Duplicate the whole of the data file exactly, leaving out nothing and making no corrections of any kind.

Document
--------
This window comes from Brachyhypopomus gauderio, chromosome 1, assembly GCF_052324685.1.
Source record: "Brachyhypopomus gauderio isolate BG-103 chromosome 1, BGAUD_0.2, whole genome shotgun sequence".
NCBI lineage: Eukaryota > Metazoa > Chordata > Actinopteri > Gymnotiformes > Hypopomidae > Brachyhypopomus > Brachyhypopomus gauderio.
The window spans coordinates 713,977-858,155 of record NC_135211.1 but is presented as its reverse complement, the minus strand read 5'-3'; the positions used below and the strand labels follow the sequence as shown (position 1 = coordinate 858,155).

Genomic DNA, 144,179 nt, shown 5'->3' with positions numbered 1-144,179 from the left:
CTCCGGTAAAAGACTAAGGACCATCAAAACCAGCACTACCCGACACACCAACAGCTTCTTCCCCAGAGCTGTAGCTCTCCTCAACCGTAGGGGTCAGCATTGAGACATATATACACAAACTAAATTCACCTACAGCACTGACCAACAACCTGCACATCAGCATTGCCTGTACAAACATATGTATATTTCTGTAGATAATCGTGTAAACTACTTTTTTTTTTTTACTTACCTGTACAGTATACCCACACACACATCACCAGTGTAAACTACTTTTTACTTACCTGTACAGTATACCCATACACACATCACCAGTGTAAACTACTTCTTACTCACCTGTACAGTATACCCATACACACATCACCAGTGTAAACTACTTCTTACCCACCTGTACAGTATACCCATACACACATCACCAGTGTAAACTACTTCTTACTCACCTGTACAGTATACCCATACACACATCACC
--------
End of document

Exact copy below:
This window comes from Brachyhypopomus gauderio, chromosome 1, assembly GCF_052324685.1.
Source record: "Brachyhypopomus gauderio isolate BG-103 chromosome 1, BGAUD_0.2, whole genome shotgun sequence".
NCBI lineage: Eukaryota > Metazoa > Chordata > Actinopteri > Gymnotiformes > Hypopomidae > Brachyhypopomus > Brachyhypopomus gauderio.
The window spans coordinates 713,977-858,155 of record NC_135211.1 but is presented as its reverse complement, the minus strand read 5'-3'; the positions used below and the strand labels follow the sequence as shown (position 1 = coordinate 858,155).

Genomic DNA, 144,179 nt, shown 5'->3' with positions numbered 1-144,179 from the left:
CTCCGGTAAAAGACTAAGGACCATCAAAACCAGCACTACCCGACACACCAACAGCTTCTTCCCCAGAGCTGTAGCTCTCCTCAACCGTAGGGGTCAGCATTGAGACATATATACACAAACTAAATTCACCTACAGCACTGACCAACAACCTGCACATCAGCATTGCCTGTACAAACATATGTATATTTCTGTAGATAATCGTGTAAACTACTTTTTTTTTTTTACTTACCTGTACAGTATACCCACACACACATCACCAGTGTAAACTACTTTTTACTTACCTGTACAGTATACCCATACACACATCACCAGTGTAAACTACTTCTTACTCACCTGTACAGTATACCCATACACACATCACCAGTGTAAACTACTTCTTACCCACCTGTACAGTATACCCATACACACATCACCAGTGTAAACTACTTCTTACTCACCTGTACAGTATACCCATACACACATCACC